Atypical brain activity and connectivity are well demonstrated in older children and adults with autism spectrum disorder (ASD), but it is unknown when these changes first appear. Gamma band atypicalities are particularly relevant, as they are associated with synaptic dysfunction and excitatory/inhibitory imbalances. Magnetoencephalography (MEG) is the optimal non-invasive approach to measure brain oscillations and connectivity, providing direct, real-time measures of brain activity. A recent breakthrough in MEG technology is the use of optically pumped magnetometers (OPMs)1–3. OPM-MEG cap-mounted sensors yield a four-fold increased sensitivity and are movement-tolerant. OPMs are also very sensitive to the gamma band and allow robust single-subject studies.
In this project, Margot Taylor and her collaborators will study high (baby sibs) and low risk children longitudinally and two- to four-year-olds recently diagnosed with ASD. Baby sibs are young children from families who already have a child with ASD; they have a 20 to 30 percent chance of also being diagnosed with the condition. MEG will be recorded using OPMs in these three groups at resting-state and in response to emotional faces and visual spirals. The researchers will follow the baby sibs from 12 months, before diagnosis, to three years, when they do or do not receive an ASD diagnosis, and compare their data with matched, longitudinally studied controls, as well as recently diagnosed children. MEG spectral power analyses for the range of frequencies will be completed and functional connectivity will be compared across the three groups. MEG data and behavioral measures will be analyzed across all participants as continuous variables to determine the relations between the full spectrum of ASD, brain and behavior.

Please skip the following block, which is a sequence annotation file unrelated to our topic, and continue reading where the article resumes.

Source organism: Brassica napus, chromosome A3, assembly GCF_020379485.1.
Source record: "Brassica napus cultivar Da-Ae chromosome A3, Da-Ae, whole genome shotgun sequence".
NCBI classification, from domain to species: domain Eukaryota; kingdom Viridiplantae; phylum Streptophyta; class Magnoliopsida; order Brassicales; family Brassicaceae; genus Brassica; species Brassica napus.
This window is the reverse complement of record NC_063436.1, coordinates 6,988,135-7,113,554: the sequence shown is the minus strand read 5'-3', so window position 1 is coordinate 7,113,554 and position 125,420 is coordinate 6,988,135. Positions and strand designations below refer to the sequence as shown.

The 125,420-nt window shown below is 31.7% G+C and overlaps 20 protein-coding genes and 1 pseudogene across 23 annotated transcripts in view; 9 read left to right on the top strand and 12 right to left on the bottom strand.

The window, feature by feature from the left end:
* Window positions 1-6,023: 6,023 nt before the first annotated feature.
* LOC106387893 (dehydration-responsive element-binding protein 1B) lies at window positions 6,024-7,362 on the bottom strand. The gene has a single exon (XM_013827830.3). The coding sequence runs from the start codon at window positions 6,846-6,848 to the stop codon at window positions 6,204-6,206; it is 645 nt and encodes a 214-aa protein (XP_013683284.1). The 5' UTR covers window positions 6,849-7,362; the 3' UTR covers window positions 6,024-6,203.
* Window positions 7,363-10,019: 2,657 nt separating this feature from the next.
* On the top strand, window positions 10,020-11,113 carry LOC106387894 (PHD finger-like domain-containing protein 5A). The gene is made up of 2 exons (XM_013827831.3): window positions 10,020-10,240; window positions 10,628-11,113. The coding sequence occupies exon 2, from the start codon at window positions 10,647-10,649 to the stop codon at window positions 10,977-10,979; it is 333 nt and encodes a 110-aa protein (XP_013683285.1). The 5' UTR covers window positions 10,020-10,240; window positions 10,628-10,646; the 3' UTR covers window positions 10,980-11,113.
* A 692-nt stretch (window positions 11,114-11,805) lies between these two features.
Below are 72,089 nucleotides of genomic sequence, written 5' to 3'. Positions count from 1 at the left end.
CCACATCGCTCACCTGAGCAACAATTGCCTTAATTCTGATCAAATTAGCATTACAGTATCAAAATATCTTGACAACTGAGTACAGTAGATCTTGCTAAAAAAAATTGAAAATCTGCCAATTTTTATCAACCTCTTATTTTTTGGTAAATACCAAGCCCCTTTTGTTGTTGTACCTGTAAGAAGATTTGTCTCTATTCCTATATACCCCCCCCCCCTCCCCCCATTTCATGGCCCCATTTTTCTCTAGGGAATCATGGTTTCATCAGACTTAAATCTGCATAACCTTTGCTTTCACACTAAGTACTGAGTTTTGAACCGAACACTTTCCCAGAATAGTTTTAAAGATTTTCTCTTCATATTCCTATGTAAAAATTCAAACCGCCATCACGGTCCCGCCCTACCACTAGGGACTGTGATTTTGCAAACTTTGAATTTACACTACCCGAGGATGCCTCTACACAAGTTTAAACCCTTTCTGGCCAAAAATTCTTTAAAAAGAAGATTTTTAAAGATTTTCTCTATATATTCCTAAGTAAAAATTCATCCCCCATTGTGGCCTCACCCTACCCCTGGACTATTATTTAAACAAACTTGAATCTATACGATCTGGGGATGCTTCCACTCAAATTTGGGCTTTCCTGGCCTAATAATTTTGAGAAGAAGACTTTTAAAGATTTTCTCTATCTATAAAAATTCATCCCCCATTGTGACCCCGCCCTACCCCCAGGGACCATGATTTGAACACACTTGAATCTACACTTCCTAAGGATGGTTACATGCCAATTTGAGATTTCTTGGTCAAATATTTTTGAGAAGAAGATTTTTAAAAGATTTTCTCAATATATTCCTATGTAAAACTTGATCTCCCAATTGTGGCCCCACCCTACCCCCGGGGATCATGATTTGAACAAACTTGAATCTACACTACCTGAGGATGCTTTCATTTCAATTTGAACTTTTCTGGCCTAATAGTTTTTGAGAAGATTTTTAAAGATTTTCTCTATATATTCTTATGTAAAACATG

Upon competition of this study, the team will know if gamma and/or connectivity abnormalities are seen (a) prior to diagnosis, (b) at diagnosis and (c) how neural atypicalities and behavior evolve over the first years of life. This will allow stratification of toddlers and young children based on objective brain-behavior relations and be foundational for future knowledge translation and targeted interventions.
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